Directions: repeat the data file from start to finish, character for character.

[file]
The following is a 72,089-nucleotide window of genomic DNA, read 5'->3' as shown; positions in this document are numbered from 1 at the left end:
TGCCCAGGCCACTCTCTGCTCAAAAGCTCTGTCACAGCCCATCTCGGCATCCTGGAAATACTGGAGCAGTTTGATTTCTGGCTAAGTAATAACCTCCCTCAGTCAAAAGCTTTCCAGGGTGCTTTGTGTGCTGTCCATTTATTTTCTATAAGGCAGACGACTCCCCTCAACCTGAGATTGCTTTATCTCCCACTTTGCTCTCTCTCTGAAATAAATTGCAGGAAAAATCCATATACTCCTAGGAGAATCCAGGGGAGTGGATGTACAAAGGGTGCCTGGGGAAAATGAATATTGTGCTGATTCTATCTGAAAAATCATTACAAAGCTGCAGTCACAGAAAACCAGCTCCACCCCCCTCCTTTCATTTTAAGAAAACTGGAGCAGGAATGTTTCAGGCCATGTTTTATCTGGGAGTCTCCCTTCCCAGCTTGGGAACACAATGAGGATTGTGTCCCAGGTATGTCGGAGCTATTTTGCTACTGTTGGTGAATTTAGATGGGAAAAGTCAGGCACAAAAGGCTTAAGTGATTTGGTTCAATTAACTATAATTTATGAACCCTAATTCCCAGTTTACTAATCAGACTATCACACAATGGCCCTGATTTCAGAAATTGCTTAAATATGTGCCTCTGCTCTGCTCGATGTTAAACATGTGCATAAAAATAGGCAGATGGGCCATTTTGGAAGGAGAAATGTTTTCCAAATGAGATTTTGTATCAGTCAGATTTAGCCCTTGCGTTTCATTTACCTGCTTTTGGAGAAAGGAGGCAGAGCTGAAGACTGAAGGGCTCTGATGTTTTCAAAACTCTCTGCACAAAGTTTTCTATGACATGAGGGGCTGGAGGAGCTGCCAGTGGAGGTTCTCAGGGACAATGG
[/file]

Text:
The following is a 72,089-nucleotide window of genomic DNA, read 5'->3' as shown; positions in this document are numbered from 1 at the left end:
TGCCCAGGCCACTCTCTGCTCAAAAGCTCTGTCACAGCCCATCTCGGCATCCTGGAAATACTGGAGCAGTTTGATTTCTGGCTAAGTAATAACCTCCCTCAGTCAAAAGCTTTCCAGGGTGCTTTGTGTGCTGTCCATTTATTTTCTATAAGGCAGACGACTCCCCTCAACCTGAGATTGCTTTATCTCCCACTTTGCTCTCTCTCTGAAATAAATTGCAGGAAAAATCCATATACTCCTAGGAGAATCCAGGGGAGTGGATGTACAAAGGGTGCCTGGGGAAAATGAATATTGTGCTGATTCTATCTGAAAAATCATTACAAAGCTGCAGTCACAGAAAACCAGCTCCACCCCCCTCCTTTCATTTTAAGAAAACTGGAGCAGGAATGTTTCAGGCCATGTTTTATCTGGGAGTCTCCCTTCCCAGCTTGGGAACACAATGAGGATTGTGTCCCAGGTATGTCGGAGCTATTTTGCTACTGTTGGTGAATTTAGATGGGAAAAGTCAGGCACAAAAGGCTTAAGTGATTTGGTTCAATTAACTATAATTTATGAACCCTAATTCCCAGTTTACTAATCAGACTATCACACAATGGCCCTGATTTCAGAAATTGCTTAAATATGTGCCTCTGCTCTGCTCGATGTTAAACATGTGCATAAAAATAGGCAGATGGGCCATTTTGGAAGGAGAAATGTTTTCCAAATGAGATTTTGTATCAGTCAGATTTAGCCCTTGCGTTTCATTTACCTGCTTTTGGAGAAAGGAGGCAGAGCTGAAGACTGAAGGGCTCTGATGTTTTCAAAACTCTCTGCACAAAGTTTTCTATGACATGAGGGGCTGGAGGAGCTGCCAGTGGAGGTTCTCAGGGACAATGG